RESPONSE OF DIFFERENT ORGANS OF IMMUNE SYSTEM OF MICE UPON BACTERIAL CpG DNA ADMINISTRATION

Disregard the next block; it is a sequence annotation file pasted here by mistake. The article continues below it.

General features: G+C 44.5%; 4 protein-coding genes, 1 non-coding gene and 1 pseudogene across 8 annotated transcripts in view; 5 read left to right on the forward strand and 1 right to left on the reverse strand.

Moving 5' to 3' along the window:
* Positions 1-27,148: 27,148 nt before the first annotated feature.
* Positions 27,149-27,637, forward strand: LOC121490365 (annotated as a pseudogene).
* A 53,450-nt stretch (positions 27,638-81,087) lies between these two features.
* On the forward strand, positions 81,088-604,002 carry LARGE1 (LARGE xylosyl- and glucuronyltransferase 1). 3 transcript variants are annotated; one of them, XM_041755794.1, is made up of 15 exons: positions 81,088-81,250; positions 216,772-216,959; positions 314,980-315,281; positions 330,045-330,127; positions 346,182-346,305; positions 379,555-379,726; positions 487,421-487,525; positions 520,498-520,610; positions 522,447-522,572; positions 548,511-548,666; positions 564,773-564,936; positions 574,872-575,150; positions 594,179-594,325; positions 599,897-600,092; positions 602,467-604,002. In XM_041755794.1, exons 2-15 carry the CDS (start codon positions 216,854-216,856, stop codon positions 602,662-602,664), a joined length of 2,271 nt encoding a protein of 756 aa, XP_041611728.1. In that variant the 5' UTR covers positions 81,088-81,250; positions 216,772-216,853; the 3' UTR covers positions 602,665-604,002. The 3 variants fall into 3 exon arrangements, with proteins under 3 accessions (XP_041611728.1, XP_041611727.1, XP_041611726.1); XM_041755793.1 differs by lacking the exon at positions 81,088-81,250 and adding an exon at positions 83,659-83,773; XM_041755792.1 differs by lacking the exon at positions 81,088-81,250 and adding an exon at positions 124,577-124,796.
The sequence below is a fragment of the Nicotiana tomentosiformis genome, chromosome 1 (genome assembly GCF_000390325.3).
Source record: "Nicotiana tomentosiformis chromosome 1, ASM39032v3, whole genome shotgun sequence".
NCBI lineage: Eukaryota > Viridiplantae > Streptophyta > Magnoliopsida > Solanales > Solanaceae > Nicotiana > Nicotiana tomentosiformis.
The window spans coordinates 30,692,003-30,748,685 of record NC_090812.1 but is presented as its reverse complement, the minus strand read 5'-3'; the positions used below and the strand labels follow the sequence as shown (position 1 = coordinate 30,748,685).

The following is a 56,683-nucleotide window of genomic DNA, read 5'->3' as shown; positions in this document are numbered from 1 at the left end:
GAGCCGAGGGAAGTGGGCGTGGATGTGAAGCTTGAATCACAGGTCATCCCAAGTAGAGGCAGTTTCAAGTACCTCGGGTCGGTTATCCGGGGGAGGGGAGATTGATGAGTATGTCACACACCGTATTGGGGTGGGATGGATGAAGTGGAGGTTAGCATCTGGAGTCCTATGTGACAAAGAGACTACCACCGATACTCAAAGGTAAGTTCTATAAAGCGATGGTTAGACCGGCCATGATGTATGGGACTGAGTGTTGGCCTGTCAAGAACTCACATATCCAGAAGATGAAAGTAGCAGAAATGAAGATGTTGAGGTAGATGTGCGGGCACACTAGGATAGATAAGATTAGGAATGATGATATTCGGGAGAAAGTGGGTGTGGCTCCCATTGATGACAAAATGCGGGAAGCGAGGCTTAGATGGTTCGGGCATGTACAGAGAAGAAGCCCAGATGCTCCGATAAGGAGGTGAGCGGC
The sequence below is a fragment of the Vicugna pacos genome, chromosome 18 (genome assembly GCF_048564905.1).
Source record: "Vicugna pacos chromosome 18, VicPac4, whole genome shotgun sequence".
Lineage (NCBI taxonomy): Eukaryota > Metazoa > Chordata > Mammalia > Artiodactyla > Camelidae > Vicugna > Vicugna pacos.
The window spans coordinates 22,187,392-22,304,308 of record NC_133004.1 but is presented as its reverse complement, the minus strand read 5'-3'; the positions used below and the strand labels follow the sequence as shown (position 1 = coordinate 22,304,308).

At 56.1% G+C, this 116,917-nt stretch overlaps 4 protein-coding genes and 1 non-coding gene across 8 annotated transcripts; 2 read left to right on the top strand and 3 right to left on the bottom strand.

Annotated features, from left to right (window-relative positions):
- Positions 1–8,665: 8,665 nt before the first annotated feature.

Summary. CpG DNA are potent immunostimulator and currently being tested as adjuvant in immunotherapy of various diseases. The aim of this study was to investigate the effects of a single dose of bacterial CpG DNA challenge on response of murine immune system organs and on a zeta-potential of different lymphoid organ cells and peritoneal macrophages in normal and tumor-bearing mice. Metods: Indeces and cellularity of immune organs of mice were evaluated. Z-potential was measured by cellular electrophoresis. Results: Subcutaneous administration of CpG DNA induced local transitory hyperplasia of lymph nodes, moderate increase of splenic index and total spleen cellularity, whereas intraperitoneal injection of CpG DNA caused full-blown spleen enlargement and increase of splenocyte content, and also mice showed transitory aseptic peritonitis. Response of thymus on challenge of CpG DNA was bi-phase: initial phase – response on antigen as stimulus, and late proliferative phase. It was noted that tumor growth does not affect zeta-potential in peritoneal macrophages and mononuclear lymphocytes, but causes increase of zeta-potential on thymocytes and decreases it in lymphocytes from lymph nodes. Furthermore, single administration of CpG DNA normalizes of thymocytes and lymph nodes lymphocytes zeta-potential and increases it in peritoneal macrophages and mononuclear lymphocytes. Conclusion: The findings demonstrate a close correlation between the hyperplasia of lymphoid follicles induced by challenge of CpG DNA and increase of their cellularity. Observed Z-potential alterations of immune system cells after CpG DNA immunization evidence on more significant polyanion accumulation on the surface of splenic macrophages and mononuclear cells.
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